Answer: Fescue lawn seed is the shade grass seed you need. Overseed spring and fall. Adding more dirt continuously will add to the mess and takes time, but it can’t hurt. (Top Dressing is the type of dirt you need) Fertilize often, maybe 4-5 times as trees are absorbing nutrients. Cut your grass long at 3 inches. Water entire area a few times a week in the summer months. This should improve things a little.
Or: Don’t bother growing a lawn. If you live in an older established neighborhood with lots of trees, trying to grow any kind of lawn in that environment is very difficult.
My solution is to replace as much of the dead sparse lawn as you can. Why fight it when you could slowly establish a yard you could be happy with. Circle tree stumps with wall blocks 2 or 3 feet from the stump one or two high. Fill area with dirt and plant things that will grow in the shade and need little water. Periwinkle, Pachysandra and Hostas do well under most trees. They will also do great in other parts of the yard. Euonymus plants can cover a shaded corner area nicely. Plant a few Yew bushes in another area. They may not grow big, but they will survive.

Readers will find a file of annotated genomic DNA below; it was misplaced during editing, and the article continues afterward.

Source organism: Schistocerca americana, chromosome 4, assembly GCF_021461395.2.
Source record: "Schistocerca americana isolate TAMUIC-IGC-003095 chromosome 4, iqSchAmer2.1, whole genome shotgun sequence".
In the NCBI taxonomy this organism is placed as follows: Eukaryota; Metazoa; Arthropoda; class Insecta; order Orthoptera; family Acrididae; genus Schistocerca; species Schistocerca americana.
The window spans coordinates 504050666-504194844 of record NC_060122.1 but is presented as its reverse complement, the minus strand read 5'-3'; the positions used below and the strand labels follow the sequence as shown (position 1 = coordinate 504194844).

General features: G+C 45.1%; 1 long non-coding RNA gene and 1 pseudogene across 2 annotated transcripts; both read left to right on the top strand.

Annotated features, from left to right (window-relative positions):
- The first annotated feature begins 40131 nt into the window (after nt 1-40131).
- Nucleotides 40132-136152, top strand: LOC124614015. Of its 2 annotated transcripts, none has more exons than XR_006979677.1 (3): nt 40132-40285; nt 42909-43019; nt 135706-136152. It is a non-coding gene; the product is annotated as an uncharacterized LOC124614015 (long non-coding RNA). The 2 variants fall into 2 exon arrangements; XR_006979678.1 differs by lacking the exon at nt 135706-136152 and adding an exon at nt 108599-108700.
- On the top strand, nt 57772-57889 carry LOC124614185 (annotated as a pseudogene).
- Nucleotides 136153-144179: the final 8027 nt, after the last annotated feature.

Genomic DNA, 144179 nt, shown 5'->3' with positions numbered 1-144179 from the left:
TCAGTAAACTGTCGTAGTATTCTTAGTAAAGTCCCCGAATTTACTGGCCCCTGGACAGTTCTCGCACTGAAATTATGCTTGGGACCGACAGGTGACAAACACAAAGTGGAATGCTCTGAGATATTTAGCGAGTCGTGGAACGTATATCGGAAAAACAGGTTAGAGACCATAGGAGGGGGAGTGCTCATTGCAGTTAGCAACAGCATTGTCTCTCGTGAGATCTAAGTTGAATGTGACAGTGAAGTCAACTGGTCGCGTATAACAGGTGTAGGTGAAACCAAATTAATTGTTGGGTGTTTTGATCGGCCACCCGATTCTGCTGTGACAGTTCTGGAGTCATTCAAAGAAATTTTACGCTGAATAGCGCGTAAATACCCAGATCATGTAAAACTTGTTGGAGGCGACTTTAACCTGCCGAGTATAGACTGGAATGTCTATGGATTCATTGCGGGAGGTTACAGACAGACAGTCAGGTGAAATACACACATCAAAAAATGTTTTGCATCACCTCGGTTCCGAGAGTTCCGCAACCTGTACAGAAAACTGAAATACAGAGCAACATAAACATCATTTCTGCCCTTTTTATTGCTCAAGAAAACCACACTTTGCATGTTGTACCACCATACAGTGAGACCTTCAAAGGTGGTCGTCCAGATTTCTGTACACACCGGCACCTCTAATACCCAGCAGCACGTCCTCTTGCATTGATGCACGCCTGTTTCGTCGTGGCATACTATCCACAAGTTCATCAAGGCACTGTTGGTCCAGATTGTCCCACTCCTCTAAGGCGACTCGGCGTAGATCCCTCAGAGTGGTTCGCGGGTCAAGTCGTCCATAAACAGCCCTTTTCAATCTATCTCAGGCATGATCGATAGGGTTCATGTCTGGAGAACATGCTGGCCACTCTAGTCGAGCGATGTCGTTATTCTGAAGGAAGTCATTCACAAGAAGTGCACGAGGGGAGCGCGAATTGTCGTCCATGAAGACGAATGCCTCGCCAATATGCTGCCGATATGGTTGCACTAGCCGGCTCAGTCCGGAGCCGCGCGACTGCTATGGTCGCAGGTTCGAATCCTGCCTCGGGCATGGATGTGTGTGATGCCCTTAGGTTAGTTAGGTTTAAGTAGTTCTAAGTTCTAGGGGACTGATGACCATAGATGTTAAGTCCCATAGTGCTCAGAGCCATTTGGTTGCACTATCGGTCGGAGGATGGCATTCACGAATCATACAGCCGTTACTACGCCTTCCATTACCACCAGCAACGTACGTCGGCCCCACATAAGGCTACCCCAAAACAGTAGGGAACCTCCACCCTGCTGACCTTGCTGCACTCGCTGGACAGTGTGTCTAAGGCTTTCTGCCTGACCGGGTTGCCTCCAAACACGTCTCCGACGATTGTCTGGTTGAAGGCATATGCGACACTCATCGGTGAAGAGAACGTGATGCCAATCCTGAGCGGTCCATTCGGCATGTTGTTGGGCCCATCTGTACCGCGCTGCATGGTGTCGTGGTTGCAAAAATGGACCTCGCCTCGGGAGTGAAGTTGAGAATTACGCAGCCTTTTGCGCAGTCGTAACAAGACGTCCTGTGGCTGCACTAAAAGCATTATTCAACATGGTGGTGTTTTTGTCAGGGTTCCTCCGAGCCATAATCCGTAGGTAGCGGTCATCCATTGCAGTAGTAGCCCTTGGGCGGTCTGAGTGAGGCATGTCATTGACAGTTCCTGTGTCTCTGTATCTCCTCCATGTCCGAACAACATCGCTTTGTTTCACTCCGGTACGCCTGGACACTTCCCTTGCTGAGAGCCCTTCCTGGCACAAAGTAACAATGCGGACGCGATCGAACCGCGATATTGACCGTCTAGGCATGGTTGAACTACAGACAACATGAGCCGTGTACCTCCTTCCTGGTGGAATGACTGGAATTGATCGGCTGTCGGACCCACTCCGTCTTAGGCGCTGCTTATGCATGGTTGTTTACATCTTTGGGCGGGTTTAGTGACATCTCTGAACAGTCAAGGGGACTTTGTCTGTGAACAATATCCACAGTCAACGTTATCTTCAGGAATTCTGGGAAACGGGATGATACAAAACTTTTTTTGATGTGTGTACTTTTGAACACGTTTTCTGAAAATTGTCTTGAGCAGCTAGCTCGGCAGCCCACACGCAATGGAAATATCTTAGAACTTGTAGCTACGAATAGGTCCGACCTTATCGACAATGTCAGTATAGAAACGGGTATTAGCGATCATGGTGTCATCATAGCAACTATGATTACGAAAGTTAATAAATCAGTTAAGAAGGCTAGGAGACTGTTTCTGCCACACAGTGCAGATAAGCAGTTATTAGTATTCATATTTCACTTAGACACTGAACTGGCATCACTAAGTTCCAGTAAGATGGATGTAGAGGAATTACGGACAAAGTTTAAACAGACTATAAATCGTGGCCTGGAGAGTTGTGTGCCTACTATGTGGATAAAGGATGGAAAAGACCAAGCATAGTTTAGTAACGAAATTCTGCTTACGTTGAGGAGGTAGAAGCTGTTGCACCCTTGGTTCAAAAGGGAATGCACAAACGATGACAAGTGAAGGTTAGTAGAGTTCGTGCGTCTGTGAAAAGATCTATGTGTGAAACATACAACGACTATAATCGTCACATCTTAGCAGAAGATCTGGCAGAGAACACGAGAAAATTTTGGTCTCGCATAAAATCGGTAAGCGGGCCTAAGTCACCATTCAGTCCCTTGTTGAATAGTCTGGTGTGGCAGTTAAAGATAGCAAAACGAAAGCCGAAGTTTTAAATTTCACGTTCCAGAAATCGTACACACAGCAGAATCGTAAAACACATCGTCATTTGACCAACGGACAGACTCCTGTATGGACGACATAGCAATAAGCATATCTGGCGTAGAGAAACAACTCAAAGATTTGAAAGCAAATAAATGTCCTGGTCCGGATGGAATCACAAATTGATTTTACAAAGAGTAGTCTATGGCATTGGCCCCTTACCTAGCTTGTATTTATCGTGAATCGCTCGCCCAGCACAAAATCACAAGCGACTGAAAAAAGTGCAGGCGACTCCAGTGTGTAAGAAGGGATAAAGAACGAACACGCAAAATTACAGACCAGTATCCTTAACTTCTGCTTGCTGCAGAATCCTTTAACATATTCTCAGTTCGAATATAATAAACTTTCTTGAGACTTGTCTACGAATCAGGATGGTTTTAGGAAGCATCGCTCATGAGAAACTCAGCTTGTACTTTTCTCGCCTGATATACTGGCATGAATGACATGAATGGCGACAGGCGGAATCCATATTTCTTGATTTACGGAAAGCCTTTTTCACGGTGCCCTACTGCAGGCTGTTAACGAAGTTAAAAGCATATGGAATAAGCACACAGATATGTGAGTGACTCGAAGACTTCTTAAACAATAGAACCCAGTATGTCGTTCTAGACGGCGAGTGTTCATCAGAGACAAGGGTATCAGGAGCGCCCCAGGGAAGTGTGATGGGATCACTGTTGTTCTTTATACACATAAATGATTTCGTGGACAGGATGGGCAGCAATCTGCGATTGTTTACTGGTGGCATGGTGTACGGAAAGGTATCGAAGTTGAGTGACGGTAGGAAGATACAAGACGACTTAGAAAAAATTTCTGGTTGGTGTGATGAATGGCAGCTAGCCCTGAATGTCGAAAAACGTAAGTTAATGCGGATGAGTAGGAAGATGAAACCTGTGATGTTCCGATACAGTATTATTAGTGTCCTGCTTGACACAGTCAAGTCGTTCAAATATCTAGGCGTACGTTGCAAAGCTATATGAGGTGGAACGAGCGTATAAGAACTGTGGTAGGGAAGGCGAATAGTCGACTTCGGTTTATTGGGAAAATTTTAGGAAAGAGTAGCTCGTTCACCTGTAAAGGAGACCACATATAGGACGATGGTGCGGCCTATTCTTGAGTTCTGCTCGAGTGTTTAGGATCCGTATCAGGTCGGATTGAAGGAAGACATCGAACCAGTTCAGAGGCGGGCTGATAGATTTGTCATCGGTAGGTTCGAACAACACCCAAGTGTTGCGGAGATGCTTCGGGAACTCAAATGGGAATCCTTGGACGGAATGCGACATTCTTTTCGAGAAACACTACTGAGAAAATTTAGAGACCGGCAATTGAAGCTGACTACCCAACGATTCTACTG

Planting walking stones in all areas that you have a lot of foot traffic, or just areas that you walk to. You can never have a large enough patio where no grass is going to survive. Don’t fight a shaded yard, slowly work to replace it.
Best plan: Depending on your budget, artificial lawns look incredible in heavily treed yards.
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